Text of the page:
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Responsibility for Self-Deception


van Loon, Marie (2019). Responsibility for Self-Deception. Les Ateliers de l’Éthique, 13(2):119-134.

Abstract

In this paper, I argue that Alfred Mele’s conception of self-deception is such that it always fulfils the reasons-responsiveness condition for doxastic responsibility. This is because self-deceptive mechanisms of belief formation are such that the kind of beliefs they bring about are the kind of beliefs that fulfil the criteria for doxastic responsibility from epistemic reasons responsiveness. I explain why in this paper. Mele describes the relation of the subject to the evidence as a biased relation. The subject does not simply believe on the basis of evidence, but on the basis of manipulated evidence. Mele puts forward four ways in which the subject does this. The subject could misinterpret positively or negatively, selectively focus, or gather evidence. Through these ways of manipulation, the evidence is framed such that the final product constitutes evidence on the basis of which the subject may believe a proposition that fits that subject’s desire that P. Whichever form of manipulation the subject uses, the evidence against P must be neutralized in one way or another. Successful neutralization of the evidence requires the ability to recognize what the evidence supports and the ability to react to it. These abilities consist precisely in the two parts of the reasons-responsiveness condition, reasons receptivity and reasons reactivity. In that sense, self-deceptive beliefs always fulfil the reasons-responsiveness condition for doxastic responsibility. However, given that reasons responsiveness is only a necessary condition for doxastic responsibility, this does not mean that self-deceived subjects are always responsible for their belief.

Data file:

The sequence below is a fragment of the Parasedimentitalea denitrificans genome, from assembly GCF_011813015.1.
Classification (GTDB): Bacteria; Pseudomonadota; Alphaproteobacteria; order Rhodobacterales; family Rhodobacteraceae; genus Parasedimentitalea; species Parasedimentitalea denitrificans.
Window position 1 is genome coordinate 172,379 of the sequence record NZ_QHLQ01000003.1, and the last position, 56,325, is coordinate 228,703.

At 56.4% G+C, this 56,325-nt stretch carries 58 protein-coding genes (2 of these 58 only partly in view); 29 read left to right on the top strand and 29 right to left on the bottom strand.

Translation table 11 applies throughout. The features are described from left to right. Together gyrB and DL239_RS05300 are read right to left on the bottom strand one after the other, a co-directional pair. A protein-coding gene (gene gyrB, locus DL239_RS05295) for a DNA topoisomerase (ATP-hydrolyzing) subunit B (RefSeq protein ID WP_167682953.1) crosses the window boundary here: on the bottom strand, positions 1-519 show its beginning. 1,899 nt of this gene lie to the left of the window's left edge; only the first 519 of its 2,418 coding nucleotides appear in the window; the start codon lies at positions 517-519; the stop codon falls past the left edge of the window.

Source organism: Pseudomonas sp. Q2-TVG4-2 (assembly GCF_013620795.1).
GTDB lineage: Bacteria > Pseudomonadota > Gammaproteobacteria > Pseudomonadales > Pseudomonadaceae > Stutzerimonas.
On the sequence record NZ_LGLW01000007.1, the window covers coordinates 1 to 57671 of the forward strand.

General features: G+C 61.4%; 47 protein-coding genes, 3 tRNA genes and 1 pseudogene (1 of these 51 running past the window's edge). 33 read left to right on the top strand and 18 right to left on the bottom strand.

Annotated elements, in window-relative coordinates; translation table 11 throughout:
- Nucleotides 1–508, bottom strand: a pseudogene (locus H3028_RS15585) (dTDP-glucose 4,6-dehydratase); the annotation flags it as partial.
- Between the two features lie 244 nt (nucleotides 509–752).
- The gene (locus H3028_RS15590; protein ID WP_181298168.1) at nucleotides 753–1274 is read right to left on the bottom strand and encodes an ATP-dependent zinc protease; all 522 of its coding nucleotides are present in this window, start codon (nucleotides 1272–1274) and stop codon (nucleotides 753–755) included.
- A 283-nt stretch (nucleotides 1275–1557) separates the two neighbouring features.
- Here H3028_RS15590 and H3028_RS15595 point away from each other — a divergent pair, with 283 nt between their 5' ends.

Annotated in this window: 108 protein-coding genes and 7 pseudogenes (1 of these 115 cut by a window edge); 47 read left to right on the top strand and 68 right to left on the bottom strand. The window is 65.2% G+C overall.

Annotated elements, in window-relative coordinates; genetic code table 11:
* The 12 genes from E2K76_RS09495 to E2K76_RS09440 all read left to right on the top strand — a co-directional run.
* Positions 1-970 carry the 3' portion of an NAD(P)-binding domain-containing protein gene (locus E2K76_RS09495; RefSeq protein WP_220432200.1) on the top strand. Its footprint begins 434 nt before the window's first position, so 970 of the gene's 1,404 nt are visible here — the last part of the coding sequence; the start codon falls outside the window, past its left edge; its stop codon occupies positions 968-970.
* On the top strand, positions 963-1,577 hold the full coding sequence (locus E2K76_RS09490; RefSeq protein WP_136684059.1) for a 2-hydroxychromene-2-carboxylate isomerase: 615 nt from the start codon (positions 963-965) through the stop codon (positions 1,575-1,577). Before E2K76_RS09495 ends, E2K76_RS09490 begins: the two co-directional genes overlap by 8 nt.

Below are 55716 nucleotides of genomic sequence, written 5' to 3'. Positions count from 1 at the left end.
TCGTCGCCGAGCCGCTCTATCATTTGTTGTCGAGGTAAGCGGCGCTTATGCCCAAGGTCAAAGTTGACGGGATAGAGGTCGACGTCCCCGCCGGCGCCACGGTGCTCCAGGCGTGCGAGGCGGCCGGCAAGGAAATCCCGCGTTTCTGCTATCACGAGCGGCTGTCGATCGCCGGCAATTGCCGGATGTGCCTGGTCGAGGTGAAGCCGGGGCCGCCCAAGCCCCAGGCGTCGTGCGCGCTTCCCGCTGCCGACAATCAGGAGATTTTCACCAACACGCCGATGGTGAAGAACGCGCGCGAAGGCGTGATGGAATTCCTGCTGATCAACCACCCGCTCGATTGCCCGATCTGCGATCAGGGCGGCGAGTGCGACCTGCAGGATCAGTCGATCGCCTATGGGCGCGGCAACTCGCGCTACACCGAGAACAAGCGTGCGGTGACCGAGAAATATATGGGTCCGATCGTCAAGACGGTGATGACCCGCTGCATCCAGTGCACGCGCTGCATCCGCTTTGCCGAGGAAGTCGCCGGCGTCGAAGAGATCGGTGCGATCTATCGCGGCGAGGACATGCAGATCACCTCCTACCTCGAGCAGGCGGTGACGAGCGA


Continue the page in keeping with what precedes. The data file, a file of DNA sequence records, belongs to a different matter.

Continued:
Abstract

In this paper, I argue that Alfred Mele’s conception of self-deception is such that it always fulfils the reasons-responsiveness condition for doxastic responsibility. This is because self-deceptive mechanisms of belief formation are such that the kind of beliefs they bring about are the kind of beliefs that fulfil the criteria for doxastic responsibility from epistemic reasons responsiveness. I explain why in this paper. Mele describes the relation of the subject to the evidence as a biased relation. The subject does not simply believe on the basis of evidence, but on the basis of manipulated evidence. Mele puts forward four ways in which the subject does this. The subject could misinterpret positively or negatively, selectively focus, or gather evidence. Through these ways of manipulation, the evidence is framed such that the final product constitutes evidence on the basis of which the subject may believe a proposition that fits that subject’s desire that P. Whichever form of manipulation the subject uses, the evidence against P must be neutralized in one way or another. Successful neutralization of the evidence requires the ability to recognize what the evidence supports and the ability to react to it. These abilities consist precisely in the two parts of the reasons-responsiveness condition, reasons receptivity and reasons reactivity. In that sense, self-deceptive beliefs always fulfil the reasons-responsiveness condition for doxastic responsibility. However, given that reasons responsiveness is only a necessary condition for doxastic responsibility, this does not mean that self-deceived subjects are always responsible for their belief.

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Additional indexing

Item Type:Journal Article, refereed, original work
Communities & Collections:06 Faculty of Arts > Institute of Philosophy
Dewey Decimal Classification:100 Philosophy
Language:English
Date:7 May 2019
Deposited On:26 May 2020 07:48
Last Modified:26 May 2020 07:48
Publisher:Université de Montréal
ISSN:1718-9977
OA Status:Gold
Free access at:Publisher DOI. An embargo period may apply.
Publisher DOI:https://doi.org/10.7202/1059502ar
Official URL:https://www.erudit.org/fr/revues/ateliers/2018-v13-n2-ateliers04549/1059502ar.pdf

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